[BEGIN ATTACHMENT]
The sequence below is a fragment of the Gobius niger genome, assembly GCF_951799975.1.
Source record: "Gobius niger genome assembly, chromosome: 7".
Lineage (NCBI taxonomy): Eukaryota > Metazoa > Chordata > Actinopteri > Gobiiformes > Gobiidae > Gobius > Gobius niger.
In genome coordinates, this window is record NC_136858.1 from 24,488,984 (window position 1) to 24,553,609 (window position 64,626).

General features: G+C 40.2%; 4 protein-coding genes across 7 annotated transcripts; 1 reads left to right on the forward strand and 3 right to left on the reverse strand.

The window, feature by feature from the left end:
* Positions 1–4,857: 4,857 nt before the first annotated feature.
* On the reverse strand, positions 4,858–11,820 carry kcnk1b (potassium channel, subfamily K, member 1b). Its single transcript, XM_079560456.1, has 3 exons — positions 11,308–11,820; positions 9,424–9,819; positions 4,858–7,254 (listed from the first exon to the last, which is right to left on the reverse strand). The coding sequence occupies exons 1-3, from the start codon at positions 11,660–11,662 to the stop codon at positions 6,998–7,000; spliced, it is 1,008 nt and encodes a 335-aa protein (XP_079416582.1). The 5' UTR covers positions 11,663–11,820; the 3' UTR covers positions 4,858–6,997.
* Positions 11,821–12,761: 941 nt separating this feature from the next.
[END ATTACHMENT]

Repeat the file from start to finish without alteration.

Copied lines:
The sequence below is a fragment of the Gobius niger genome, assembly GCF_951799975.1.
Source record: "Gobius niger genome assembly, chromosome: 7".
Lineage (NCBI taxonomy): Eukaryota > Metazoa > Chordata > Actinopteri > Gobiiformes > Gobiidae > Gobius > Gobius niger.
In genome coordinates, this window is record NC_136858.1 from 24,488,984 (window position 1) to 24,553,609 (window position 64,626).

General features: G+C 40.2%; 4 protein-coding genes across 7 annotated transcripts; 1 reads left to right on the forward strand and 3 right to left on the reverse strand.

The window, feature by feature from the left end:
* Positions 1–4,857: 4,857 nt before the first annotated feature.
* On the reverse strand, positions 4,858–11,820 carry kcnk1b (potassium channel, subfamily K, member 1b). Its single transcript, XM_079560456.1, has 3 exons — positions 11,308–11,820; positions 9,424–9,819; positions 4,858–7,254 (listed from the first exon to the last, which is right to left on the reverse strand). The coding sequence occupies exons 1-3, from the start codon at positions 11,660–11,662 to the stop codon at positions 6,998–7,000; spliced, it is 1,008 nt and encodes a 335-aa protein (XP_079416582.1). The 5' UTR covers positions 11,663–11,820; the 3' UTR covers positions 4,858–6,997.
* Positions 11,821–12,761: 941 nt separating this feature from the next.